“In the old days, work was self-evident.  Fields were to be plowed, machines tooled, boxes packed, cows milked, widgets cranked.  You knew what work had to be done – you could see it.  It was clear when the work was finished, or not finished.  Now, for many of us, there are no edges to most of our projects.  Most people I know have at least a half-dozen things they’re trying to achieve right now, and even if they had the rest of their lives to try, they wouldn’t be able to finish them to perfection.  You’re probably faced with the same dilemma.  How good could that conference potentially be?  How effective could the training program be, or the structure of your executive’s compensation package?  How inspiring is the essay that you’re writing?  How motivating is the staff meeting?  How functional the reorganization?  And a last question: How much available data could be relevant to doing these projects “better”?  The answer is, an infinite amount, easily accessible, or at least potentially so, through the Web.  Almost every project could be done better, and an infinite quantity of information is now available that could make that happen.”

Although this quote refers primarily to the type of work that a person in the paid labor-force is responsible for, I would argue that full-time parents and students face the same demands.  You could always read another book or apply another technique in order to be a “better” parent, you could always be involved to a greater extent in activities like PTA or your children’s athletic teams.  Students could always be a little more prepared for that next exam, or could revise that paper one more time.  In the information age, there is no clear end to our responsibilities, and most people don’t have any real “time off” (our employers, children, or clients can almost always get access to us via e-mail or cell phone). For most people, these demands result in mental and emotional overload, which often leads to the development of physical symptoms.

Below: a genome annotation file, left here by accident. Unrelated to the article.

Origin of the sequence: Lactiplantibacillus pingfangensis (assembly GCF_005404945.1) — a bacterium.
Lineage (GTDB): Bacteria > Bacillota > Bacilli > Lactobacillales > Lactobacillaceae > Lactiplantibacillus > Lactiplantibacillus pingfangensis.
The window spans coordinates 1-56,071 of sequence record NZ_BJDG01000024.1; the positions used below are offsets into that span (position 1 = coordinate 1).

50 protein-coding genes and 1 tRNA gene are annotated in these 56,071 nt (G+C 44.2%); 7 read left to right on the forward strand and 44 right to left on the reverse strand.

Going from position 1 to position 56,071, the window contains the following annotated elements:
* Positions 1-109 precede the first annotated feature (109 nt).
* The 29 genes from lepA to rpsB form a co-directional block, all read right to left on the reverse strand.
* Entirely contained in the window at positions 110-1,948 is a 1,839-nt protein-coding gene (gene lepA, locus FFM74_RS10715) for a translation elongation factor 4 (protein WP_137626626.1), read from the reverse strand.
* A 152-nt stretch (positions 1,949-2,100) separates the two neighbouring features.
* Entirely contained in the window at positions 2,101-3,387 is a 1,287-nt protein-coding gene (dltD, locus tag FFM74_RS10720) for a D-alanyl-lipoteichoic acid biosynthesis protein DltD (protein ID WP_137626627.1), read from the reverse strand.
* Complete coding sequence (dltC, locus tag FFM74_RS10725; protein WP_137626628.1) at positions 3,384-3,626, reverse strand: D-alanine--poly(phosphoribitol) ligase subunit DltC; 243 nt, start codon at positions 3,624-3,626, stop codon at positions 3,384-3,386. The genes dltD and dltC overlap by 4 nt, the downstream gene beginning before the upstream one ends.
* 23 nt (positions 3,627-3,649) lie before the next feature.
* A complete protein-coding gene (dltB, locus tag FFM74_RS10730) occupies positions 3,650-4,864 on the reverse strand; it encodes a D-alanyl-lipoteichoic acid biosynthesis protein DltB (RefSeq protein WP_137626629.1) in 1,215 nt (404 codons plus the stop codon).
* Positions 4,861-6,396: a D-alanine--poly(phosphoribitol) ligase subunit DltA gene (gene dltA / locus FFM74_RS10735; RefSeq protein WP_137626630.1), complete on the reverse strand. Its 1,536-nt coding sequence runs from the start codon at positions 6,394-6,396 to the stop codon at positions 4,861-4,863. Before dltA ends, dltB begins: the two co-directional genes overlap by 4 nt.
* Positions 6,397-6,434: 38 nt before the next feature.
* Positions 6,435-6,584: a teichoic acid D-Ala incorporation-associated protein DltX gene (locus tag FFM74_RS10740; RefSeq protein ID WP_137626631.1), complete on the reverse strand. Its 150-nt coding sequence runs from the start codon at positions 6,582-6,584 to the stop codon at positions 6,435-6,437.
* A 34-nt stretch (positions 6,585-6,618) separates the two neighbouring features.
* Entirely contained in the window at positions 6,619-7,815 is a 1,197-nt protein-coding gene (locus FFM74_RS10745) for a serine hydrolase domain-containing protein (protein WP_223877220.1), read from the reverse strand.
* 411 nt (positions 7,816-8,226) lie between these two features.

Chinese medicine acknowledges what most of us already know intuitively – excessive demands on our minds and our emotions often result in physical illness. Have you ever come down with a bad cold just after finishing a major project or taking your final exams?  Do you ever experience physical symptoms like abdominal cramps, digestive disturbances, or headaches when you are upset or stressed?  Do you find that chronic symptoms get dramatically worse when you are angry or sad?  Did you develop a physical condition during a very stressful period of your life that just never went away?  Practitioners of Chinese medicine have known for thousands of years what conventional medical providers are just beginning to recognize – our minds and our bodies are intimately linked.  In Chinese medicine, the body, mind, and emotions are an integrated whole with no beginning or end.  Just because a physical symptom is caused by stress, it is not any less “real” than a physical symptom caused by an infection or injury.

Each yin organ is associated with a corresponding emotional and mental function.  Constitutional weakness of a particular organ can cause imbalanced mental or emotional function, and excessive amounts of a given emotion or mental function can weaken the associated organ.  For instance, a person with congenitally weak Kidney function might have a weak will or might be especially fearful.  Or, many students (who are called upon to exert the Spleen function of thinking and memorizing to an extreme) often develop symptoms of Spleen deficiency during finals season.

Organ Associated Emotion Mental/Spiritual Function
Lungs Sadness or grief Discernment, critical thinking
Liver Anger or irritability Decisiveness, planning, ability to overcome resistance
Heart Excitement or gluttony Intelligence, capacity to form relationships, spirit
Spleen Worry and pensiveness Thinking, information processing, memorization
Kidney Fear and shock Drive, will to carry out life purpose

According to Chinese medicine, learning to handle the emotional and mental demands of life more effectively is just as important to preventing and treating disease as herbs, acupuncture, better diet, or exercise.